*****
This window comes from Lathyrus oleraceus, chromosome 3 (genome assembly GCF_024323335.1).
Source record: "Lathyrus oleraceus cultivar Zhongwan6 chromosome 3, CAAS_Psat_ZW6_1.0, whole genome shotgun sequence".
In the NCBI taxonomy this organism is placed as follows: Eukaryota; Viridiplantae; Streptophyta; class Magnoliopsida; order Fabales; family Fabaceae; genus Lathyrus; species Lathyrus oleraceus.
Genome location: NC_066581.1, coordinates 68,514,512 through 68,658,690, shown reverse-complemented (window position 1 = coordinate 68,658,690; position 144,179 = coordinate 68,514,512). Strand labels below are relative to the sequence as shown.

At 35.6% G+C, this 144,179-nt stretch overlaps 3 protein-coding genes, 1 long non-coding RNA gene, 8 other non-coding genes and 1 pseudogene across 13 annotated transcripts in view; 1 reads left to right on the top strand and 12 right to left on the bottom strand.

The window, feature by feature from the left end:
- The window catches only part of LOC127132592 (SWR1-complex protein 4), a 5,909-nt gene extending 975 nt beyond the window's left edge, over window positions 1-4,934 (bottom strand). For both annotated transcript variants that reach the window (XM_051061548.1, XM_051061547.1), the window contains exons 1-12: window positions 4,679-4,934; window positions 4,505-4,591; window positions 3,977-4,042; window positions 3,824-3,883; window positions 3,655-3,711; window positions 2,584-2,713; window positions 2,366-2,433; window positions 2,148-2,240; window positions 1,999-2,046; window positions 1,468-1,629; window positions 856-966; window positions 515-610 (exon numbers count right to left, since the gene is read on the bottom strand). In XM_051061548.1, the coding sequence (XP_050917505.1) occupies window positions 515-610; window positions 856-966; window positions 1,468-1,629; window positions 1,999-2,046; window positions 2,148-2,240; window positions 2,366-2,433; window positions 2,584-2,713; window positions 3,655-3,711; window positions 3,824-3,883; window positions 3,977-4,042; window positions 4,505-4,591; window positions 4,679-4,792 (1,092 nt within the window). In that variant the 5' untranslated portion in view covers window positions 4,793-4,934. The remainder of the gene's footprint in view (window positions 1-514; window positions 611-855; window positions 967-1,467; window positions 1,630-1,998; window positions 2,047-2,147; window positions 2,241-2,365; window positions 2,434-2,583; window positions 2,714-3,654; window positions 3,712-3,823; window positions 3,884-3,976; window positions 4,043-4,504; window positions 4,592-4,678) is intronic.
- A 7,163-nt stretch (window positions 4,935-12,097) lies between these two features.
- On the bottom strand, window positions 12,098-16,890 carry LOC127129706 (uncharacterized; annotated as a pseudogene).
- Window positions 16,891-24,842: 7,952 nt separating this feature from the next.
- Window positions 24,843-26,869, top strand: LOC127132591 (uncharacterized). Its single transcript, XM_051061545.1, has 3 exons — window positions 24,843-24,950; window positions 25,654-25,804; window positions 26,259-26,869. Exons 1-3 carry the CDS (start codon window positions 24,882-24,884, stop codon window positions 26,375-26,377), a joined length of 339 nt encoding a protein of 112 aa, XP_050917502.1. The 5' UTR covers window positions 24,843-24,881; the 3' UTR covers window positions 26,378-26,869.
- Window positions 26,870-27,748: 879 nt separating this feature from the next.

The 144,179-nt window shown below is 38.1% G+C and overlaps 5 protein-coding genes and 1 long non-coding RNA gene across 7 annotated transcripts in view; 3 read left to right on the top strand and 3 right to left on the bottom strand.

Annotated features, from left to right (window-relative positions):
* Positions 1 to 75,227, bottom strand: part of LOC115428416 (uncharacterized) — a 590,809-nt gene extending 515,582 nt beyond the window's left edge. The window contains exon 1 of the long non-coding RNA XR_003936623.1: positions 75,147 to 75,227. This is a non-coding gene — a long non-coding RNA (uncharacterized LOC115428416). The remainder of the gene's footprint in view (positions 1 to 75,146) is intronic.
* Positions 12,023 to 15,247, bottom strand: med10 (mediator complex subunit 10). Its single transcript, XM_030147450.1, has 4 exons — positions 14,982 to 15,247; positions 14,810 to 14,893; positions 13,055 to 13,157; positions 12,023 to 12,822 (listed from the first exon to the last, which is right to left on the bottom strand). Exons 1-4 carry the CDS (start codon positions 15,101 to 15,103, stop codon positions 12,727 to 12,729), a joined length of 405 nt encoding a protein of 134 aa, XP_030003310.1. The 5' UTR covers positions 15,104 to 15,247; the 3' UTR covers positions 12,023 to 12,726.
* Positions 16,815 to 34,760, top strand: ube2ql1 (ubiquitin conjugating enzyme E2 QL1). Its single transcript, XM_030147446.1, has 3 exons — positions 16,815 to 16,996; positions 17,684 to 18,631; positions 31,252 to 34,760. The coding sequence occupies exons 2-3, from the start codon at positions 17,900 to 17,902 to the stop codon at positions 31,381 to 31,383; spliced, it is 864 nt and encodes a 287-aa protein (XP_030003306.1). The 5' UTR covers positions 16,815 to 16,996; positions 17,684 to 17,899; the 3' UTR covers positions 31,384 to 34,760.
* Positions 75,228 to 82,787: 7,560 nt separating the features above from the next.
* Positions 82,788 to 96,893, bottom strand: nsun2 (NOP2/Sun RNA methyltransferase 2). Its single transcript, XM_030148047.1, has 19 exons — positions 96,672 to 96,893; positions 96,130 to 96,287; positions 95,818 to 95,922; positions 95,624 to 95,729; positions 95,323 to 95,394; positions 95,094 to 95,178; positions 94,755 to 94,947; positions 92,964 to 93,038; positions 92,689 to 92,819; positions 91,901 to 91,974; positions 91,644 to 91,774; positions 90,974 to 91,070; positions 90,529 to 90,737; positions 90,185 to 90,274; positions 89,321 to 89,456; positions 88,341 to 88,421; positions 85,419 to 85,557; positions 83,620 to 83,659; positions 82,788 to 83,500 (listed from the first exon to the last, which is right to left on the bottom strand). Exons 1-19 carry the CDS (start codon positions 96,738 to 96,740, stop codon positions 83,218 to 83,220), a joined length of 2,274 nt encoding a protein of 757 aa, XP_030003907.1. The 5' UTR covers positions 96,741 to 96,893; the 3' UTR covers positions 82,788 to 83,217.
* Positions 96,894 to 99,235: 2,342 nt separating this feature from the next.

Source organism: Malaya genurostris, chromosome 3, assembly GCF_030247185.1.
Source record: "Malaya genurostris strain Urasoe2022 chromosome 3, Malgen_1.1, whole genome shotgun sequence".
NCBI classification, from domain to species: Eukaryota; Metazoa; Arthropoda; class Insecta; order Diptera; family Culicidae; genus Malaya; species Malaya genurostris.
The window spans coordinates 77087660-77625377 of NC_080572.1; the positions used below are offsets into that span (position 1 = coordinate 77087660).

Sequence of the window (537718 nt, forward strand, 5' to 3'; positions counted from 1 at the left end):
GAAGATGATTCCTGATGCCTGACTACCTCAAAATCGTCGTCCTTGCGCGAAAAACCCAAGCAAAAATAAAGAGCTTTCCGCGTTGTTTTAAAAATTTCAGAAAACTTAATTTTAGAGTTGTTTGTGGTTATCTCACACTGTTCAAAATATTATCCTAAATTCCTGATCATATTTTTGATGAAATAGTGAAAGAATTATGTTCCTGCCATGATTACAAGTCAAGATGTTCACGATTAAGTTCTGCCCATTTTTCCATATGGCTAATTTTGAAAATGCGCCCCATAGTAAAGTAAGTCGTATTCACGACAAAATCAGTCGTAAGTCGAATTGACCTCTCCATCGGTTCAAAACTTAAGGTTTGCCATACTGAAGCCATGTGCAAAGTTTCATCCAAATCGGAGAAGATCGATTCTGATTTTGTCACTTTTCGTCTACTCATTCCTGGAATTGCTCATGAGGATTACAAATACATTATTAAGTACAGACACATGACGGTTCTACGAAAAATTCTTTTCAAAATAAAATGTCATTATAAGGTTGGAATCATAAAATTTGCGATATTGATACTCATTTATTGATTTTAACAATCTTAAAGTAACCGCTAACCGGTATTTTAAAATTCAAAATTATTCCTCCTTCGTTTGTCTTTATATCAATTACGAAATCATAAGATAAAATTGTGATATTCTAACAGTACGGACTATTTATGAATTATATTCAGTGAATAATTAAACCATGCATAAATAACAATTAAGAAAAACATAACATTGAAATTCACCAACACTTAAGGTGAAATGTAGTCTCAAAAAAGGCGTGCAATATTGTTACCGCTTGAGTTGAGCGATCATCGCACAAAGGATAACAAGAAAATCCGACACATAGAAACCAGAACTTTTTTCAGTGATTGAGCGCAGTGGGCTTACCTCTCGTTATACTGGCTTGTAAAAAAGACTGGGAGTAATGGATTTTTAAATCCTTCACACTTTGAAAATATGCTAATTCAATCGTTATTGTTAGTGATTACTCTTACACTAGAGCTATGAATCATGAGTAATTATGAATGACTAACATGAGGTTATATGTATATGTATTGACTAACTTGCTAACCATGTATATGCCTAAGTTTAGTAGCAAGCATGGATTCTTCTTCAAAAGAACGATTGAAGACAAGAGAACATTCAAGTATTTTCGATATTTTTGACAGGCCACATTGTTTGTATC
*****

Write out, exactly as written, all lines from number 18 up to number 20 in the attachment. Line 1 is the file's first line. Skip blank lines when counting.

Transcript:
* Positions 75,228 to 82,787: 7,560 nt separating the features above from the next.
* Positions 82,788 to 96,893, bottom strand: nsun2 (NOP2/Sun RNA methyltransferase 2). Its single transcript, XM_030148047.1, has 19 exons — positions 96,672 to 96,893; positions 96,130 to 96,287; positions 95,818 to 95,922; positions 95,624 to 95,729; positions 95,323 to 95,394; positions 95,094 to 95,178; positions 94,755 to 94,947; positions 92,964 to 93,038; positions 92,689 to 92,819; positions 91,901 to 91,974; positions 91,644 to 91,774; positions 90,974 to 91,070; positions 90,529 to 90,737; positions 90,185 to 90,274; positions 89,321 to 89,456; positions 88,341 to 88,421; positions 85,419 to 85,557; positions 83,620 to 83,659; positions 82,788 to 83,500 (listed from the first exon to the last, which is right to left on the bottom strand). Exons 1-19 carry the CDS (start codon positions 96,738 to 96,740, stop codon positions 83,218 to 83,220), a joined length of 2,274 nt encoding a protein of 757 aa, XP_030003907.1. The 5' UTR covers positions 96,741 to 96,893; the 3' UTR covers positions 82,788 to 83,217.
* Positions 96,894 to 99,235: 2,342 nt separating this feature from the next.